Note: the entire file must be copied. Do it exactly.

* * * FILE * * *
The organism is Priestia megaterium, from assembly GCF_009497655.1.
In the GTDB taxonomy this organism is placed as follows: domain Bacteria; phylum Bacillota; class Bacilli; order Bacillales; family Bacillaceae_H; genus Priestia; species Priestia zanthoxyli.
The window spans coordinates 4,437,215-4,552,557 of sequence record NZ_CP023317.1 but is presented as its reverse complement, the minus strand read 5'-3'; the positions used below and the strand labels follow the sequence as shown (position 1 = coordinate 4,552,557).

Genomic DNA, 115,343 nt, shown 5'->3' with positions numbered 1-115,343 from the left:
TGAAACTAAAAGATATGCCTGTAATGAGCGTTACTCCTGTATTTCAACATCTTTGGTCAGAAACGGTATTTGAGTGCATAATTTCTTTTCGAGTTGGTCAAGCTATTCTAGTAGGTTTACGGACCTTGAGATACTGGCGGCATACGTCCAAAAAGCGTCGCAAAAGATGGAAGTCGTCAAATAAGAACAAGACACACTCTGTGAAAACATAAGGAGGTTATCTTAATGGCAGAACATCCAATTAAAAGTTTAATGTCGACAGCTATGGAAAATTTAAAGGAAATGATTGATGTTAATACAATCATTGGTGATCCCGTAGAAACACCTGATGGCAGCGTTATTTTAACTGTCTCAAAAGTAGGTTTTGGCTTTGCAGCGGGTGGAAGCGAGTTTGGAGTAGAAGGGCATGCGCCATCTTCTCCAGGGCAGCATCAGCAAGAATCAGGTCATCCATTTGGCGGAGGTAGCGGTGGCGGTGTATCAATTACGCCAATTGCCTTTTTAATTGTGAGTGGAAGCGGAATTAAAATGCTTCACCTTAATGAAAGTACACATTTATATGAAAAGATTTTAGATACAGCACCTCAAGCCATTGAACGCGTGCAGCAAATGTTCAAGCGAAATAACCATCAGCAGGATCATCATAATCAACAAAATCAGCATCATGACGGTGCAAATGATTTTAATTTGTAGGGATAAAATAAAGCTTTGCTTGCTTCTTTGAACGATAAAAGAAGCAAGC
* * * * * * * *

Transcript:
The organism is Priestia megaterium, from assembly GCF_009497655.1.
In the GTDB taxonomy this organism is placed as follows: domain Bacteria; phylum Bacillota; class Bacilli; order Bacillales; family Bacillaceae_H; genus Priestia; species Priestia zanthoxyli.
The window spans coordinates 4,437,215-4,552,557 of sequence record NZ_CP023317.1 but is presented as its reverse complement, the minus strand read 5'-3'; the positions used below and the strand labels follow the sequence as shown (position 1 = coordinate 4,552,557).

Genomic DNA, 115,343 nt, shown 5'->3' with positions numbered 1-115,343 from the left:
TGAAACTAAAAGATATGCCTGTAATGAGCGTTACTCCTGTATTTCAACATCTTTGGTCAGAAACGGTATTTGAGTGCATAATTTCTTTTCGAGTTGGTCAAGCTATTCTAGTAGGTTTACGGACCTTGAGATACTGGCGGCATACGTCCAAAAAGCGTCGCAAAAGATGGAAGTCGTCAAATAAGAACAAGACACACTCTGTGAAAACATAAGGAGGTTATCTTAATGGCAGAACATCCAATTAAAAGTTTAATGTCGACAGCTATGGAAAATTTAAAGGAAATGATTGATGTTAATACAATCATTGGTGATCCCGTAGAAACACCTGATGGCAGCGTTATTTTAACTGTCTCAAAAGTAGGTTTTGGCTTTGCAGCGGGTGGAAGCGAGTTTGGAGTAGAAGGGCATGCGCCATCTTCTCCAGGGCAGCATCAGCAAGAATCAGGTCATCCATTTGGCGGAGGTAGCGGTGGCGGTGTATCAATTACGCCAATTGCCTTTTTAATTGTGAGTGGAAGCGGAATTAAAATGCTTCACCTTAATGAAAGTACACATTTATATGAAAAGATTTTAGATACAGCACCTCAAGCCATTGAACGCGTGCAGCAAATGTTCAAGCGAAATAACCATCAGCAGGATCATCATAATCAACAAAATCAGCATCATGACGGTGCAAATGATTTTAATTTGTAGGGATAAAATAAAGCTTTGCTTGCTTCTTTGAACGATAAAAGAAGCAAGC